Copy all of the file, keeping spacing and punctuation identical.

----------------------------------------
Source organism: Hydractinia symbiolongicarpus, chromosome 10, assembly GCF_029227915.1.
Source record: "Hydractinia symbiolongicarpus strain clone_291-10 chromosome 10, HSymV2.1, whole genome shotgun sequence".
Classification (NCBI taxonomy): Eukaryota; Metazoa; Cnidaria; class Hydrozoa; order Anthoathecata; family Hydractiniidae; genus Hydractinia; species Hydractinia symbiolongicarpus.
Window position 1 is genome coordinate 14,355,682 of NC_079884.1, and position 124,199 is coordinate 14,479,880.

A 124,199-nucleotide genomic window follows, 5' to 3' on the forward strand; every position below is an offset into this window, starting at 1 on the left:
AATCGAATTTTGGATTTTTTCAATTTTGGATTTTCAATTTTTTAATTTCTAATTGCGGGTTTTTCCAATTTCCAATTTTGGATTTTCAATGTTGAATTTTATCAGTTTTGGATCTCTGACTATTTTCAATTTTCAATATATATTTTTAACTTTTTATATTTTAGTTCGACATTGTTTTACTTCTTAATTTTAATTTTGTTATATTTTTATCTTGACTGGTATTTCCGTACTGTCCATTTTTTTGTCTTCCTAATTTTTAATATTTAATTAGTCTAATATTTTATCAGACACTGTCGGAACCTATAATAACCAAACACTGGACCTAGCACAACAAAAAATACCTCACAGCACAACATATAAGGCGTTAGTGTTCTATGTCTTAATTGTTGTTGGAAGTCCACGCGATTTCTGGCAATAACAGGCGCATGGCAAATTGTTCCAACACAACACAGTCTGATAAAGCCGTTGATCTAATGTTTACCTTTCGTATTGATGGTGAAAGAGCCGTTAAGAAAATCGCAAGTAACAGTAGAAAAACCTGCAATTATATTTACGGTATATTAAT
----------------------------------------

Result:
Source organism: Hydractinia symbiolongicarpus, chromosome 10, assembly GCF_029227915.1.
Source record: "Hydractinia symbiolongicarpus strain clone_291-10 chromosome 10, HSymV2.1, whole genome shotgun sequence".
Classification (NCBI taxonomy): Eukaryota; Metazoa; Cnidaria; class Hydrozoa; order Anthoathecata; family Hydractiniidae; genus Hydractinia; species Hydractinia symbiolongicarpus.
Window position 1 is genome coordinate 14,355,682 of NC_079884.1, and position 124,199 is coordinate 14,479,880.

A 124,199-nucleotide genomic window follows, 5' to 3' on the forward strand; every position below is an offset into this window, starting at 1 on the left:
AATCGAATTTTGGATTTTTTCAATTTTGGATTTTCAATTTTTTAATTTCTAATTGCGGGTTTTTCCAATTTCCAATTTTGGATTTTCAATGTTGAATTTTATCAGTTTTGGATCTCTGACTATTTTCAATTTTCAATATATATTTTTAACTTTTTATATTTTAGTTCGACATTGTTTTACTTCTTAATTTTAATTTTGTTATATTTTTATCTTGACTGGTATTTCCGTACTGTCCATTTTTTTGTCTTCCTAATTTTTAATATTTAATTAGTCTAATATTTTATCAGACACTGTCGGAACCTATAATAACCAAACACTGGACCTAGCACAACAAAAAATACCTCACAGCACAACATATAAGGCGTTAGTGTTCTATGTCTTAATTGTTGTTGGAAGTCCACGCGATTTCTGGCAATAACAGGCGCATGGCAAATTGTTCCAACACAACACAGTCTGATAAAGCCGTTGATCTAATGTTTACCTTTCGTATTGATGGTGAAAGAGCCGTTAAGAAAATCGCAAGTAACAGTAGAAAAACCTGCAATTATATTTACGGTATATTAAT